Use this URL to cite or link to this record in EThOS: http://ethos.bl.uk/OrderDetails.do?uin=uk.bl.ethos.574620
Title: Peripheral changes in NGF in a spared fibre model of neuropathic pain
Author: Evans, Laura Jane
Awarding Body: University of Sheffield
Current Institution: University of Sheffield
Date of Award: 2012
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Abstract:
The experiments described in this thesis have investigated the role of nerve growth factor (NGF) acting on spared nerve fibres in the pathophysiology of neuropathic pain, caused by a partial nerve injury of the mental nerve, a branch of the trigeminal nerve that innervates the skin and mucosa of the lower lip. The experiments have tested the hypothesis that an over-supply of NGF acts on a reduced population of mental nerve fibres and causes phenotypic changes in the population that could underlie symptoms of neuropathic pain. A behavioural testing protocol was developed to investigate the presence and severity of neuropathic pain to thermal and mechanical stimuli after a chronic constriction injury of the mental nerve. The concentration of NGF in the skin of the lower lip was investigated with an ELISA (enzyme-linked immunosorbant assay) and the neurochemistry of the remaining sensory nerve fibres that innervate the skin of the lip was investigated quantitatively using triple-labelling immunofluorescence. Experiments to determine the time-course of the development of neuropathic pain were conducted initially, and when symptoms were maximal (11, 14 and 21 days post-operatively) further studies on NGF concentration and neurochemical phenotype were performed. A chronic constriction injury of the mental nerve produced cold hyperalgesia in the ipsilateral lower lip 1I days post-injury, although at this time the NGF concentration in the lower lip did not differ between ipsilateral and contralateral sides (ipsilateral = 45±6(SEM) pg/mg, contralateral = 47±7 pg/mg). NGF concentration was significantly increased ipsilaterally compared to contra laterally 14 days post-operatively (ipsilateral = 111±23 pg/mg, contralateral = 69± 13 pg/mg), however, at this time-point there was no behavioural evidence of neuropathic pain. By 21 days post-injury, NGF concentration both ipsilaterally and contralaterally was elevated compared to data for 11 days but there was no significant difference between sides (ipsilateral = 181±31 pg/rng, contralateral = 205±30 pg/rng) and there was also no behavioural evidence of neuropathic pain. Quantitative immunohistochemistry of samples 21 days post-injury showed a significant increase on the ipsilateral side (ipsilateral = 85± 17%, contralateral = 46±5%) in the proportion of nerve fibres that were double-labelled for trkA (the high-affinity NGF receptor) and Calcitonin gene-related peptide (CGRP) and this change was absent at 11 and 14 days post-injury. The data from these investigations suggest that cold hyperalgesia following partial injury to the mental nerve is not induced from an altered concentration of NGF in the skin and that a different mechanism may cause this symptom. Transiently increased NGF on the ipsilateral side may have caused an increased proportion of CGRP immunoreactive fibres in the trkA population and this difference in innervation pattern coincided temporally with mechanical nociceptive thresholds on the ipsilateral side that were lower than those on the contralateral side (due to a lack of habituation which occurred on the contralateral side of chronic constriction injuries and on both sides of sham operated animals).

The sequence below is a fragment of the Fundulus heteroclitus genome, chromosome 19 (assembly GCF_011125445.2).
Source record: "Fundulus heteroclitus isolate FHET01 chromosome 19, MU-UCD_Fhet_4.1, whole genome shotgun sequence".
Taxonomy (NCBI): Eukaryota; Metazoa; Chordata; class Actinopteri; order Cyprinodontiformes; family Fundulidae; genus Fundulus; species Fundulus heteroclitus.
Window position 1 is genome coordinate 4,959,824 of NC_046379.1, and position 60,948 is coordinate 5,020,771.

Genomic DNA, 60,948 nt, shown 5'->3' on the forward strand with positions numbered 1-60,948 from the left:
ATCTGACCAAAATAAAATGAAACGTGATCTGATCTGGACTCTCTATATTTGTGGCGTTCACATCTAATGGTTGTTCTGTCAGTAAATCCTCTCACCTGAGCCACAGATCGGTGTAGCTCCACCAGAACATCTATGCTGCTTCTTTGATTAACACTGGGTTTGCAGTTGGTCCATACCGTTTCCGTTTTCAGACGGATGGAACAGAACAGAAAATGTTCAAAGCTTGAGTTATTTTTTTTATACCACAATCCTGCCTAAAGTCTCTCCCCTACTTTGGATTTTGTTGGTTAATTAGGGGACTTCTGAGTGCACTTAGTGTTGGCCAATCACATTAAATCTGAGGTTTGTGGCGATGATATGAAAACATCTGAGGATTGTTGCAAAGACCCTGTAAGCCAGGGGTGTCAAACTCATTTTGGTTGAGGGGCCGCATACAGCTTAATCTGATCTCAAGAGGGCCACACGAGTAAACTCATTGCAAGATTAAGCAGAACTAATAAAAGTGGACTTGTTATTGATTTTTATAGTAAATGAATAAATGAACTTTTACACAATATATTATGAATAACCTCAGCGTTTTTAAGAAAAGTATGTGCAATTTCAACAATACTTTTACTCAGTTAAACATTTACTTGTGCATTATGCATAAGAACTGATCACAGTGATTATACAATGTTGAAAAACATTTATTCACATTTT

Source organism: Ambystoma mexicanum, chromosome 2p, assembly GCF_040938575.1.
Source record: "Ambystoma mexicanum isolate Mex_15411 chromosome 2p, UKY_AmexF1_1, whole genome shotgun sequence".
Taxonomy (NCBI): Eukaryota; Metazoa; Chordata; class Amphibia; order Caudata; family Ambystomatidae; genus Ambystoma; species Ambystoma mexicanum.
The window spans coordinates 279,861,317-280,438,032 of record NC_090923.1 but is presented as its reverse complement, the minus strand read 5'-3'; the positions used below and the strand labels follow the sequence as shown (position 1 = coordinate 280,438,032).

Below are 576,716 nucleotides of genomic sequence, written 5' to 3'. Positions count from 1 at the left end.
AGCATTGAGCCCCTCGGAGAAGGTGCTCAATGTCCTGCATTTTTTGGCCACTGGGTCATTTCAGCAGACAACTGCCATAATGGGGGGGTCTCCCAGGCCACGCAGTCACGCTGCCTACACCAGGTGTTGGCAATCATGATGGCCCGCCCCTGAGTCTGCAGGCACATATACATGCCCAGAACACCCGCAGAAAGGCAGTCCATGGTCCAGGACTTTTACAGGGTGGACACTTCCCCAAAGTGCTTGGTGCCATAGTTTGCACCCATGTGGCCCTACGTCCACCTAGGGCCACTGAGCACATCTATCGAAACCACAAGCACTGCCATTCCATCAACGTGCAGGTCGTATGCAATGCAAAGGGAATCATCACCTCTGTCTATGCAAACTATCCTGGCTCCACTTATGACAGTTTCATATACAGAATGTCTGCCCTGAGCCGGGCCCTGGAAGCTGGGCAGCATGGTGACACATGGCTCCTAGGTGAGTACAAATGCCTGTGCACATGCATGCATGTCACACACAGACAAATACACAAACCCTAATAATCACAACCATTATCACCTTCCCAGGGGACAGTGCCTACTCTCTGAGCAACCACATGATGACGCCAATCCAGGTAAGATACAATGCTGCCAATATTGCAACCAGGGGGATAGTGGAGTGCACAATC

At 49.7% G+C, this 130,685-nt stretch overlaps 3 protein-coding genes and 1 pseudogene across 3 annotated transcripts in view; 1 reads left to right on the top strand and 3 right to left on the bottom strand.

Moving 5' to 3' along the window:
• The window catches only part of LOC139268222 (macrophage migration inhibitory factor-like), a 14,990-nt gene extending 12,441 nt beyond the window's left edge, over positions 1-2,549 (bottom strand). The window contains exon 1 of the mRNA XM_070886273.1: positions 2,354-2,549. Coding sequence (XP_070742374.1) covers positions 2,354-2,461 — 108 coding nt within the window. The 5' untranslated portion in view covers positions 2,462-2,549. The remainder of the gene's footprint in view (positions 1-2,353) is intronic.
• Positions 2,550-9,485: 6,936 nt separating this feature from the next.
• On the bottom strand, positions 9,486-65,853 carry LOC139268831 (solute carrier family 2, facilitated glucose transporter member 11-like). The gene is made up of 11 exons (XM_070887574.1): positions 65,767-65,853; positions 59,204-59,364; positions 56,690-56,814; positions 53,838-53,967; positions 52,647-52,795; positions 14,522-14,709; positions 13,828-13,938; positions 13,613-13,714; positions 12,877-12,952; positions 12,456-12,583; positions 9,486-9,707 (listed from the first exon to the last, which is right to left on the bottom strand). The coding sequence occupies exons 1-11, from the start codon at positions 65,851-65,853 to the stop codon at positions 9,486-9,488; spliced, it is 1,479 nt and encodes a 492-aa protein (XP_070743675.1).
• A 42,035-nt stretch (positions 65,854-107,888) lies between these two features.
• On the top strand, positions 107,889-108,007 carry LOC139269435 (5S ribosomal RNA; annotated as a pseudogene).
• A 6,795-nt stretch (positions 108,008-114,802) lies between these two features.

Supervisor: Not available Sponsor: Not available
Qualification Name: Thesis (Ph.D.) Qualification Level: Doctoral
EThOS ID: uk.bl.ethos.574620  DOI: Not available
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